Everything will come to an end not to simply terminate all but in order to bring forth new beginnings! And the key is authentic living in every here and now.
Live in the present, not future; focus on life, not on dates.
It is sad when many among us Catholics specially those who celebrate Mass every Sunday acclaiming “Christ will come again” are the ones so afraid of end time, always asking for the blessing of their candles in the belief that these would save them from days of darkness.
Wrong! What will truly save us on judgement day is our firm faith in Jesus Christ, not blessed candles. Most of all, what will truly save us on judgement day is to live daily as authentic Christians witnessing the gospel values of Jesus Christ our Savior and Judge.
In today’s parable of the ten virgins awaiting the arrival of the groom, the Lord wants to instill among us the need to focus on the present moment of our lives not on any particular time or date because nobody knows when he would come like the groom in a wedding.
Jesus told his disciples this parable: “The kingdom of heaven will be like ten virgins who took their lamps and went out to meet the bridegroom. Five of them were foolish and five were wise. The foolish ones, when taking their lamps, brought no oil with them, but the wise brought flasks of oil with their lamps.
We are all the virgins awaiting the coming of the groom for the wedding. We all came from God and we are designed to return to him in the end for eternal life. Here I find the late Stephen Covey so real in teaching us to always begin with the end in sight which is heaven. In one of his writings, he said “We are not human beings on a spiritual journey; we are spiritual beings on a human journey.”
In 2012, we were shocked when we heard news how he fell from a bicycle in an apparent accident and a few days later, he died. In an instant I have felt how this layman who strongly advocated the infusion of values into business and management is after all a saint, perhaps now in heaven.
His seven habits of highly successful people are all anchored in meaningful, authentic living in the present. That is being wise, of bringing extra oil of charity and kindness and goodness in life while actively waiting the coming of the groom, the coming of our death and end. Habit is something that is good we always do; its opposite is vice. (Stop saying bad habits.)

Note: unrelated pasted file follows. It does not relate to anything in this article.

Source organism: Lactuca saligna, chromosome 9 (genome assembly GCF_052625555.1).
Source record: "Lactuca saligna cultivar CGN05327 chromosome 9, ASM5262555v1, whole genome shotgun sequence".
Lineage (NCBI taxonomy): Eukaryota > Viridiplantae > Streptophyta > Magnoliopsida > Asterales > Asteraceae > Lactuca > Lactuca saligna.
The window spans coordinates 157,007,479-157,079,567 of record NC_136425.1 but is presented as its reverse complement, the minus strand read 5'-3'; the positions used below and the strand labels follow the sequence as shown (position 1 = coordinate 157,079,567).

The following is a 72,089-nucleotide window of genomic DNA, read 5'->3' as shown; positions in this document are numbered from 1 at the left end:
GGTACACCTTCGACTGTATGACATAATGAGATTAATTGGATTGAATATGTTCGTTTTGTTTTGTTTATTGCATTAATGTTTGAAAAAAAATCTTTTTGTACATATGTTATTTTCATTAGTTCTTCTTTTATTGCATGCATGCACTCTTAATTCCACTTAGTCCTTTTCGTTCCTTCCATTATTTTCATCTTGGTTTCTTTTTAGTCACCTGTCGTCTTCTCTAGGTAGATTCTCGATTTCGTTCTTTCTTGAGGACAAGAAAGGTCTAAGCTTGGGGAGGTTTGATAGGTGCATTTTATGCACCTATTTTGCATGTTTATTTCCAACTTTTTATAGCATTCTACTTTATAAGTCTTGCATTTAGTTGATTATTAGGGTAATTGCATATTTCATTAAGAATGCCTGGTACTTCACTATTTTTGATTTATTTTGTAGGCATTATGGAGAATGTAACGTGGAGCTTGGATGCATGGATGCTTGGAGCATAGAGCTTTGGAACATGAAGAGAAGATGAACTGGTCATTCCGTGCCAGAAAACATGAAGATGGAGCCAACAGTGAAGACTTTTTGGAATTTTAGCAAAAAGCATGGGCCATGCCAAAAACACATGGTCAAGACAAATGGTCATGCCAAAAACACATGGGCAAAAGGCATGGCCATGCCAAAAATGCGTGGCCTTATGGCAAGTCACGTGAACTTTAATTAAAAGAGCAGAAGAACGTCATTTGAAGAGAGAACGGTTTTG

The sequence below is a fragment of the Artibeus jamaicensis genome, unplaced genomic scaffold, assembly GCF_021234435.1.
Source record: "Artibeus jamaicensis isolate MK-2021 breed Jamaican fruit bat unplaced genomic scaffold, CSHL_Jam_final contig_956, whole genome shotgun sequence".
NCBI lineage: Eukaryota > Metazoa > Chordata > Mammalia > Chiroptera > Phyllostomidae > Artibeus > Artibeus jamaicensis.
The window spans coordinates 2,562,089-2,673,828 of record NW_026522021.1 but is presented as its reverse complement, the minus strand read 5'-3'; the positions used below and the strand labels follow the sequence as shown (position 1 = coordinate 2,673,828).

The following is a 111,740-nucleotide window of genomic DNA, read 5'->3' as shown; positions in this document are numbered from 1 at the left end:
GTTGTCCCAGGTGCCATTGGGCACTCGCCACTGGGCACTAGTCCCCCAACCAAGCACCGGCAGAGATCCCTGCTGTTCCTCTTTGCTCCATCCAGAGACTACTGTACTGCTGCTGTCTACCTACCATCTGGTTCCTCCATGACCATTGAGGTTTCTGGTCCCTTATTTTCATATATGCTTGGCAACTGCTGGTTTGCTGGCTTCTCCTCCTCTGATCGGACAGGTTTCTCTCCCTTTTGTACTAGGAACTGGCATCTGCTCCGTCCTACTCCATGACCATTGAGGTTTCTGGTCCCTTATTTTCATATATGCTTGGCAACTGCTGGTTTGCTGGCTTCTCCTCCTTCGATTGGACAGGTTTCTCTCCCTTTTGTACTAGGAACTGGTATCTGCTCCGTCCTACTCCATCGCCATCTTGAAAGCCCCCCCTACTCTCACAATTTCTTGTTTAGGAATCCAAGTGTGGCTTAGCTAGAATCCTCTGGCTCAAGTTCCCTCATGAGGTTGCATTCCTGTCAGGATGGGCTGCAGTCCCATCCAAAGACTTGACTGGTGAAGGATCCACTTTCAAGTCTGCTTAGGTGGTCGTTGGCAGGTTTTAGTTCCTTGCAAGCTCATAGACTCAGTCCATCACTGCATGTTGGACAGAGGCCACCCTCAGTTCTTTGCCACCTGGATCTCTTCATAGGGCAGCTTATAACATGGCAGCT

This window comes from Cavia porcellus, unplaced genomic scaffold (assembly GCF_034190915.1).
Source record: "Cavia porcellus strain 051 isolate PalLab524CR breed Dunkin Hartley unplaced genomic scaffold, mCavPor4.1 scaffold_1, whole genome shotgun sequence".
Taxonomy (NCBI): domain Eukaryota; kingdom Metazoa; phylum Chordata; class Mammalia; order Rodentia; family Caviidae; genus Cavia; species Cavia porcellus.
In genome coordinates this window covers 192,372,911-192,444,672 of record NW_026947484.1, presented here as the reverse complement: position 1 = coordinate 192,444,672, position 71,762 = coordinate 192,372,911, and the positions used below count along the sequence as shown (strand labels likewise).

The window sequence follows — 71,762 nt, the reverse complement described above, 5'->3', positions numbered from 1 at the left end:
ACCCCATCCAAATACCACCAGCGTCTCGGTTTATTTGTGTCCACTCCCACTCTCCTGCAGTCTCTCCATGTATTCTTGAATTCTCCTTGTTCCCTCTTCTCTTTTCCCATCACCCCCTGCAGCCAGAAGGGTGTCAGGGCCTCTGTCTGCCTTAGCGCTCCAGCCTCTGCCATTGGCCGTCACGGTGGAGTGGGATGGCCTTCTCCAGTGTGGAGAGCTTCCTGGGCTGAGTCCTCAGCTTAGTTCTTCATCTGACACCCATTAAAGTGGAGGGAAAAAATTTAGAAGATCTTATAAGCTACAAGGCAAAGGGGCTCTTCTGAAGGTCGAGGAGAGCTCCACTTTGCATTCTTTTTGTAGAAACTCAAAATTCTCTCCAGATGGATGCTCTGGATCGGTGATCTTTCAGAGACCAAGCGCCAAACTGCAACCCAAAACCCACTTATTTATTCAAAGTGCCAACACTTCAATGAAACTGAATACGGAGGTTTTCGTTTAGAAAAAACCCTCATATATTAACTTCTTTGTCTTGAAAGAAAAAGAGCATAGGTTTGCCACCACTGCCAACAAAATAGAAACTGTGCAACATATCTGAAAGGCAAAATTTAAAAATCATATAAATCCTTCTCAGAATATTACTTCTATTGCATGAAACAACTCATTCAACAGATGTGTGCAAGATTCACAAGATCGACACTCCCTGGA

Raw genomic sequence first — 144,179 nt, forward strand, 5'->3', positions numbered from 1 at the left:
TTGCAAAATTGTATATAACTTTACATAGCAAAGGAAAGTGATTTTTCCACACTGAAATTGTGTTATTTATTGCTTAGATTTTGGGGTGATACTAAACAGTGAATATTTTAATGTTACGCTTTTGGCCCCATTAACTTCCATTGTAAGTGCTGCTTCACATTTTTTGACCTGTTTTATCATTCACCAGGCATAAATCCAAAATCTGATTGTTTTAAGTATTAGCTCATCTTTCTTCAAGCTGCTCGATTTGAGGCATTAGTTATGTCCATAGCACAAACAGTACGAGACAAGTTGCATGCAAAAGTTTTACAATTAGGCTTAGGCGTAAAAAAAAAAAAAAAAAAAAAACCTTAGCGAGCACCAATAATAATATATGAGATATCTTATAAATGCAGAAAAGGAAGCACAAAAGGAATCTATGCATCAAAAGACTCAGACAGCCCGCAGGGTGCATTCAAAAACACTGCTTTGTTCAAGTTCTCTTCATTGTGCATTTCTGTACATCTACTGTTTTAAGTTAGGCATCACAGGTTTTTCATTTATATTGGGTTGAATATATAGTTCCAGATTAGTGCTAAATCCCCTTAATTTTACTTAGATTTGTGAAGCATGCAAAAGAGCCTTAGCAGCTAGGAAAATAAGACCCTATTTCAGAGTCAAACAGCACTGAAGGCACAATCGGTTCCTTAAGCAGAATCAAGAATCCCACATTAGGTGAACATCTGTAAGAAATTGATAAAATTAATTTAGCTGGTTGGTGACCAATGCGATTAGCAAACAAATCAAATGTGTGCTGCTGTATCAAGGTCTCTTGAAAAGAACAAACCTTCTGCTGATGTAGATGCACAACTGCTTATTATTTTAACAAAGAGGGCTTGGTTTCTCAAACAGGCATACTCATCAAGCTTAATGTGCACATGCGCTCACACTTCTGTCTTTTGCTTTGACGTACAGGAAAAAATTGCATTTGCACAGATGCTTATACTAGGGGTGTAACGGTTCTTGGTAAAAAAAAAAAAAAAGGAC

Life is keeping our lamps burning even if it produces little light than be extinguished and be plunged to total darkness. Nobody is perfect; we all have our lapses in life that is always in darkness. Like those virgins in the parable, wise and foolish alike, we feel drowsy and fall asleep.
Since the bridegroom was long delayed, they all became drowsy and fell asleep.
Therefore, all the more we need to be wise, not foolish. Being wise is always seeking and following the will of God who is Wisdom himself.
In the first reading, we are told how Wisdom as the personification of God himself can always be had by anyone sincerely searching for him.
Resplendent and unfading is wisdom, and she is readily perceived by those who love her, and found by those who seek her. She hastens to make herself known in anticipation of their desire; whoever watches for her at dawn shall not be disappointed, for he shall find her sitting by his gate.
To seek and obtain wisdom is to have pure or clean hearts that try to seek what is good, free of carnal desires and worldly allurements. Again, the need to have even the faintest light than be in total darkness.
So often, many things in our lives are decisively won – or lost – in a spur of the moment, in single crucial moments when everything comes to the fore. Woe not to those caught asleep but not ready or prepared, ill-equipped for the demand of the moment.